|[AMRadio] hot water heater element dummy loads|
jtml at losalamos.com
Tue May 2 14:26:15 EDT 2006
Thats a great idea, to use hot water heating elements. I was troubleshooting a burnt element this weekend, that was measuring open. The specs are typically 4000 watts for 240 VAC, so doing the math that comes out to 14.4 ohms DCR. You would need to series 3 to get 43 ohms. There are some caveats. The 60 Hz impedance is probably not the same at 4 Mhz or higher. You would most likely need to do some compensation (tuning) to get the thing to have low reactance and keep your tx from tripping off on high reflected. Otherwise audio and RF performance of your rig will suffer trying to drive a load not in the center of the Smith Chart. The other thing is that you need to measure the hot resistance with them in water. Maybe that can be done with a heater, flip off the breaker and stick an ohmmeter on the terminals right away to see what the hot R is. This would change the value of your load too.
I remember my college roomate loading up an electric skillet at 1 MHz.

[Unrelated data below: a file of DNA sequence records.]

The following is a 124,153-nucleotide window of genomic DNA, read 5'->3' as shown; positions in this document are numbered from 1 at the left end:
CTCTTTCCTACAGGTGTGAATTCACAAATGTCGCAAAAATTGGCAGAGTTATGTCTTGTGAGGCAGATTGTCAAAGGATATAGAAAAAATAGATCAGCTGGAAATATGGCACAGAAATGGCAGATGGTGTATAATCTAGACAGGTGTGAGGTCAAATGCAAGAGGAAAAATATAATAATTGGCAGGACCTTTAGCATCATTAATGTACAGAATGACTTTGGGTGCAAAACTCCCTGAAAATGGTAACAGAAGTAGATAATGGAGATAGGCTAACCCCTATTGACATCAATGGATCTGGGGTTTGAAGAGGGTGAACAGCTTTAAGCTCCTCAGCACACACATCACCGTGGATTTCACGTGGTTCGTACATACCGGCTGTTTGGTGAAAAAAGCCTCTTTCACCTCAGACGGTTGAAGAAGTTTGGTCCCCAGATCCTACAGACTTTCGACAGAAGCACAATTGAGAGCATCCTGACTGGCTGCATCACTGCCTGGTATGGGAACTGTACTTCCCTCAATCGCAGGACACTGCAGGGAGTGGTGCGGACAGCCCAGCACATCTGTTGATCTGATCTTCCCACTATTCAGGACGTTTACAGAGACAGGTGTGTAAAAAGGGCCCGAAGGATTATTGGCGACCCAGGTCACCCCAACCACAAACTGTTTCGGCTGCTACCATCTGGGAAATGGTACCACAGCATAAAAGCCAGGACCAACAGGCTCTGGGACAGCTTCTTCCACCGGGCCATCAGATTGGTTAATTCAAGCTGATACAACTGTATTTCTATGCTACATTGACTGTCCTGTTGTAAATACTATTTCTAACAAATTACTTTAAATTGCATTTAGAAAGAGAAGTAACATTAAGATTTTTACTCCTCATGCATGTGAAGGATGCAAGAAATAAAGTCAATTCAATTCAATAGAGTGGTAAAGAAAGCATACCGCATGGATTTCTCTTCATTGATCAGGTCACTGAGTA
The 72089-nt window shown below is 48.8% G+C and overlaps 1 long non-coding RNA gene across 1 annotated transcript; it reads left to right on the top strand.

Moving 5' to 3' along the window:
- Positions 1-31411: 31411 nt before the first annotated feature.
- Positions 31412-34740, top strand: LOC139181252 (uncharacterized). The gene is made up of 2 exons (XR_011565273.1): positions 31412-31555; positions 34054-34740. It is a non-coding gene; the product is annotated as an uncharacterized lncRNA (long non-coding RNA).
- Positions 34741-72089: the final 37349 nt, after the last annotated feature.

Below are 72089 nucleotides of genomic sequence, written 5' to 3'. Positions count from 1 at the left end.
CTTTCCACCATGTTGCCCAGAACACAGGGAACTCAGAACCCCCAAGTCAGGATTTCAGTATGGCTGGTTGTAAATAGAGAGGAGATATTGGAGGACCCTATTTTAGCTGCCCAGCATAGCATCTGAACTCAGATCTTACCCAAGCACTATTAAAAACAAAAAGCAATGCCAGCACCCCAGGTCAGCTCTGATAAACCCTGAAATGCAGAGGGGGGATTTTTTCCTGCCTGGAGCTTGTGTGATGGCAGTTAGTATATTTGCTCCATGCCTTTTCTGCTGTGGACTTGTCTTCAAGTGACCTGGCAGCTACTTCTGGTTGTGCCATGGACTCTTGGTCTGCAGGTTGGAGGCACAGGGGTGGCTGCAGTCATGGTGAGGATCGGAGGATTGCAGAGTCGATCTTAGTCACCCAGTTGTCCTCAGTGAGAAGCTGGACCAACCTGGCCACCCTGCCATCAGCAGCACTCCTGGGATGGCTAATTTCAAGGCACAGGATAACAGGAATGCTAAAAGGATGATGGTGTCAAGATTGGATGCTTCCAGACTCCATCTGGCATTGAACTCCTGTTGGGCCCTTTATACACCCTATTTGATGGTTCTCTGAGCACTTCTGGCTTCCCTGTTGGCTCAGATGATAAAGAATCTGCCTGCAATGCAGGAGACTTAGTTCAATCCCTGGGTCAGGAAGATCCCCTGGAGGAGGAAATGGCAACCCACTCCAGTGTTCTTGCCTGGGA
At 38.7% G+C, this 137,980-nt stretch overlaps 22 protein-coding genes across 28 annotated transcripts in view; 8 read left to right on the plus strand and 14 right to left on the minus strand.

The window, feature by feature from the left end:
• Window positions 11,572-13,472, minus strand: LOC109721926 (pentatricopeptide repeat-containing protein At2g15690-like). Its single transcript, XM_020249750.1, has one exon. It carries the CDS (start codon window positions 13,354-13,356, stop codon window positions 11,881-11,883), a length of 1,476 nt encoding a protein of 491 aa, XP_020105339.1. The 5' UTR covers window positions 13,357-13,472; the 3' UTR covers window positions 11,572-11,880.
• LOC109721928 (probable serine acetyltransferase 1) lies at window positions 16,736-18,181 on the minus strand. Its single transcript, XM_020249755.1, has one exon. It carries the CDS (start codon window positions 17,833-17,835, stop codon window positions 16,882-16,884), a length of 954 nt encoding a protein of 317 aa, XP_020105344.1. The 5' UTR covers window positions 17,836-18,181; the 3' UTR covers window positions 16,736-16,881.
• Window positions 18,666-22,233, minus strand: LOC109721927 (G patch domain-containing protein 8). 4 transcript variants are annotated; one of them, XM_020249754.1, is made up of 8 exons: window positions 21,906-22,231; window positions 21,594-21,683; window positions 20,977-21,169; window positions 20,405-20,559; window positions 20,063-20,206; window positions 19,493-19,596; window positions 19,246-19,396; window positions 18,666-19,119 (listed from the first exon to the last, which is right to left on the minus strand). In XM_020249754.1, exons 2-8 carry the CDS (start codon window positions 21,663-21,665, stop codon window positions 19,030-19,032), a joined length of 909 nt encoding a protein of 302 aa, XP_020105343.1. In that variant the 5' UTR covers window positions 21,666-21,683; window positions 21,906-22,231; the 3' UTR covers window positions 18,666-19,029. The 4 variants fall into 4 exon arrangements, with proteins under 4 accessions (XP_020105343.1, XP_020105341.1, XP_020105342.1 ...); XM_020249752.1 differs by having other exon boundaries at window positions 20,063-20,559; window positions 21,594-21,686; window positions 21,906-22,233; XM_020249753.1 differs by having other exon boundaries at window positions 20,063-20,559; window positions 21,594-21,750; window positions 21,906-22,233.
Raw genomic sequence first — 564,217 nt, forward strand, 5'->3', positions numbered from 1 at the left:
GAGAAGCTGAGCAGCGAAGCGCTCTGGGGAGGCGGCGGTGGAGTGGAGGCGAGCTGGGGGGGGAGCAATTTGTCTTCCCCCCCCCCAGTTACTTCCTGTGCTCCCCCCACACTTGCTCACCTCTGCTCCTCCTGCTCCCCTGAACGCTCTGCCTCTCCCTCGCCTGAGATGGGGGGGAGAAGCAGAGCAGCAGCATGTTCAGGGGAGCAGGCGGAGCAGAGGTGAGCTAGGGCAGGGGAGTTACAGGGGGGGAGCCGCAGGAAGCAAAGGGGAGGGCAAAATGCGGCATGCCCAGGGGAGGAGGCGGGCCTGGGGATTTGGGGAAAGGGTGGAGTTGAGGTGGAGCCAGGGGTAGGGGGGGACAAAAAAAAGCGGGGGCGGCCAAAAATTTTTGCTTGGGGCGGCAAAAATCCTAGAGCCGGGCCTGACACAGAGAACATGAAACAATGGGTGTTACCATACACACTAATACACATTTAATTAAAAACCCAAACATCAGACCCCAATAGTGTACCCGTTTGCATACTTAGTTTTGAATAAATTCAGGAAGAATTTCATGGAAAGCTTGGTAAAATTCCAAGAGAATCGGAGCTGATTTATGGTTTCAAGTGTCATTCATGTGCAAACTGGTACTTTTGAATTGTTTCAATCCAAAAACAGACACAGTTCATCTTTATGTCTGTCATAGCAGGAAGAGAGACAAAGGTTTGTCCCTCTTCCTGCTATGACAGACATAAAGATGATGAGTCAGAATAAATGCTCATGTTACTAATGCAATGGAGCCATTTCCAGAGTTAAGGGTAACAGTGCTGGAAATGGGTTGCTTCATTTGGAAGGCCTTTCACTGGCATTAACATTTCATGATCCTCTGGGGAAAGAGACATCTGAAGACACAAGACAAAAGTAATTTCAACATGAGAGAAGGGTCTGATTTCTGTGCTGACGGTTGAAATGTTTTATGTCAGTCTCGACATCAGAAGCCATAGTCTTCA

I gave a AM station $50 for a semi-burnt 7.5 kW Ohmspun load they used to use for 5 kW, that was made in a cast aluminum frame. It had the resistive wire 'toaster elements'. After reconfiguring it and removing the burnt elements, i got a nice 1 kW load that has plenty of headroom. I stuck a fan on the end, and added a series mica cap block in series with a type UHF connector. It is a perfect match at 1260 KHz right now, but I can move it up to 3.88 with a change of C. In the winter I stick it in my shack and in summer I put it outside in the adjacent carport, and hope the dogs don't come lift their leg on it while I am on air. Having a vector impedance meter, network analyzer, OIB, or a low frequency antenna analyzer is helpful when checking homemade or modified loads. My first load using some solid carbon rods and a BC rig would trip off the TX VSWR protection after about 10 minutes of carrier, due to the tempco of the load as it got up to boiling temperature.
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